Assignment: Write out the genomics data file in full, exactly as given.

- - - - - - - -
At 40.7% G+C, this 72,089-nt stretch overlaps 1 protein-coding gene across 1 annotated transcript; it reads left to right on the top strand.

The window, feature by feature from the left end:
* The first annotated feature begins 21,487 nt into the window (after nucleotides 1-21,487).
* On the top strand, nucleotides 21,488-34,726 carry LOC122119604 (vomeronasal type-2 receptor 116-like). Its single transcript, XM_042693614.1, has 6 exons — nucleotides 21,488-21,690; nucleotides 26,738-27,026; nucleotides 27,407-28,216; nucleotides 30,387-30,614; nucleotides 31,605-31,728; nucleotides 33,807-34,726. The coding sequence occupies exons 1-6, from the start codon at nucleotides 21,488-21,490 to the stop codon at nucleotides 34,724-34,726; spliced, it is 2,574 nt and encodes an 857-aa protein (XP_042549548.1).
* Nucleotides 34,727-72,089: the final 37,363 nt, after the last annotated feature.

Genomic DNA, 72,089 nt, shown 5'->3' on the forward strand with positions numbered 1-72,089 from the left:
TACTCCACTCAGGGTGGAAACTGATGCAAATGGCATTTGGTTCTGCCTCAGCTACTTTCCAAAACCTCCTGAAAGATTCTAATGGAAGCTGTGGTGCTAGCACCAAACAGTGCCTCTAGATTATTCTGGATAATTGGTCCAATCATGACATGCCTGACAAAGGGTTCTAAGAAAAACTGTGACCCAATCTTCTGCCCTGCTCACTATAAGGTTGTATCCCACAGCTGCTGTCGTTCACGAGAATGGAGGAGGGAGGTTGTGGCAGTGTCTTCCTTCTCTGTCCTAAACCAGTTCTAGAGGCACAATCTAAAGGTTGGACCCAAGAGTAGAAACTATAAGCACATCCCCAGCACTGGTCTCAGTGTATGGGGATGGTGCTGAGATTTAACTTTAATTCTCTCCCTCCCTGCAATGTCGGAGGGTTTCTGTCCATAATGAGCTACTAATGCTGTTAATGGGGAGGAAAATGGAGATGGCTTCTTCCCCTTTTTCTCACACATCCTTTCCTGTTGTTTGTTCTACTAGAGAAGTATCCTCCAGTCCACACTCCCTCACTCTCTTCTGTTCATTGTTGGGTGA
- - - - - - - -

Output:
At 40.7% G+C, this 72,089-nt stretch overlaps 1 protein-coding gene across 1 annotated transcript; it reads left to right on the top strand.

The window, feature by feature from the left end:
* The first annotated feature begins 21,487 nt into the window (after nucleotides 1-21,487).
* On the top strand, nucleotides 21,488-34,726 carry LOC122119604 (vomeronasal type-2 receptor 116-like). Its single transcript, XM_042693614.1, has 6 exons — nucleotides 21,488-21,690; nucleotides 26,738-27,026; nucleotides 27,407-28,216; nucleotides 30,387-30,614; nucleotides 31,605-31,728; nucleotides 33,807-34,726. The coding sequence occupies exons 1-6, from the start codon at nucleotides 21,488-21,490 to the stop codon at nucleotides 34,724-34,726; spliced, it is 2,574 nt and encodes an 857-aa protein (XP_042549548.1).
* Nucleotides 34,727-72,089: the final 37,363 nt, after the last annotated feature.

Genomic DNA, 72,089 nt, shown 5'->3' on the forward strand with positions numbered 1-72,089 from the left:
TACTCCACTCAGGGTGGAAACTGATGCAAATGGCATTTGGTTCTGCCTCAGCTACTTTCCAAAACCTCCTGAAAGATTCTAATGGAAGCTGTGGTGCTAGCACCAAACAGTGCCTCTAGATTATTCTGGATAATTGGTCCAATCATGACATGCCTGACAAAGGGTTCTAAGAAAAACTGTGACCCAATCTTCTGCCCTGCTCACTATAAGGTTGTATCCCACAGCTGCTGTCGTTCACGAGAATGGAGGAGGGAGGTTGTGGCAGTGTCTTCCTTCTCTGTCCTAAACCAGTTCTAGAGGCACAATCTAAAGGTTGGACCCAAGAGTAGAAACTATAAGCACATCCCCAGCACTGGTCTCAGTGTATGGGGATGGTGCTGAGATTTAACTTTAATTCTCTCCCTCCCTGCAATGTCGGAGGGTTTCTGTCCATAATGAGCTACTAATGCTGTTAATGGGGAGGAAAATGGAGATGGCTTCTTCCCCTTTTTCTCACACATCCTTTCCTGTTGTTTGTTCTACTAGAGAAGTATCCTCCAGTCCACACTCCCTCACTCTCTTCTGTTCATTGTTGGGTGA